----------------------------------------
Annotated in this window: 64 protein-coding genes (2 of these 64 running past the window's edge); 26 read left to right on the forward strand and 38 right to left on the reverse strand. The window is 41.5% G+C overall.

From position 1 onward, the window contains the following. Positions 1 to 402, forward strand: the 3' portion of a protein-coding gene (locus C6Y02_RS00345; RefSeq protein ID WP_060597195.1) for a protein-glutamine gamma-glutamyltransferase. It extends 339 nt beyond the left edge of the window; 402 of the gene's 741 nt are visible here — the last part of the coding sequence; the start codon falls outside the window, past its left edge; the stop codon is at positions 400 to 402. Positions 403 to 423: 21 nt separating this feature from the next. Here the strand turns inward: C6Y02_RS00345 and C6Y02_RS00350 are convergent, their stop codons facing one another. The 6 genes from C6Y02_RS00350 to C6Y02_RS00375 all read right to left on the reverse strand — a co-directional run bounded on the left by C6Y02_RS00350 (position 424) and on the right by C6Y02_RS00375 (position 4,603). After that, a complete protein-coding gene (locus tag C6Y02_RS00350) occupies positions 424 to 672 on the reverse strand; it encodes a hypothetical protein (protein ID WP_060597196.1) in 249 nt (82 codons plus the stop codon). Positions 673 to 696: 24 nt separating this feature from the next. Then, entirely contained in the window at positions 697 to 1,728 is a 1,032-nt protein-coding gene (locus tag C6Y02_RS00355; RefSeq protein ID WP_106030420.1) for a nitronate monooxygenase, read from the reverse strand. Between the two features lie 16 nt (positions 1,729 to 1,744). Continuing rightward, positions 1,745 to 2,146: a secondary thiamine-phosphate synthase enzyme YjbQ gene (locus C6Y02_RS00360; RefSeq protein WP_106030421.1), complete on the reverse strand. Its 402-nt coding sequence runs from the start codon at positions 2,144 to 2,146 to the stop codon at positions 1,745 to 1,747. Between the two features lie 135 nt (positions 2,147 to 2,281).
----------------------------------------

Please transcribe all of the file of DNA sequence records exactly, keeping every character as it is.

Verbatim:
Annotated in this window: 64 protein-coding genes (2 of these 64 running past the window's edge); 26 read left to right on the forward strand and 38 right to left on the reverse strand. The window is 41.5% G+C overall.

From position 1 onward, the window contains the following. Positions 1 to 402, forward strand: the 3' portion of a protein-coding gene (locus C6Y02_RS00345; RefSeq protein ID WP_060597195.1) for a protein-glutamine gamma-glutamyltransferase. It extends 339 nt beyond the left edge of the window; 402 of the gene's 741 nt are visible here — the last part of the coding sequence; the start codon falls outside the window, past its left edge; the stop codon is at positions 400 to 402. Positions 403 to 423: 21 nt separating this feature from the next. Here the strand turns inward: C6Y02_RS00345 and C6Y02_RS00350 are convergent, their stop codons facing one another. The 6 genes from C6Y02_RS00350 to C6Y02_RS00375 all read right to left on the reverse strand — a co-directional run bounded on the left by C6Y02_RS00350 (position 424) and on the right by C6Y02_RS00375 (position 4,603). After that, a complete protein-coding gene (locus tag C6Y02_RS00350) occupies positions 424 to 672 on the reverse strand; it encodes a hypothetical protein (protein ID WP_060597196.1) in 249 nt (82 codons plus the stop codon). Positions 673 to 696: 24 nt separating this feature from the next. Then, entirely contained in the window at positions 697 to 1,728 is a 1,032-nt protein-coding gene (locus tag C6Y02_RS00355; RefSeq protein ID WP_106030420.1) for a nitronate monooxygenase, read from the reverse strand. Between the two features lie 16 nt (positions 1,729 to 1,744). Continuing rightward, positions 1,745 to 2,146: a secondary thiamine-phosphate synthase enzyme YjbQ gene (locus C6Y02_RS00360; RefSeq protein WP_106030421.1), complete on the reverse strand. Its 402-nt coding sequence runs from the start codon at positions 2,144 to 2,146 to the stop codon at positions 1,745 to 1,747. Between the two features lie 135 nt (positions 2,147 to 2,281).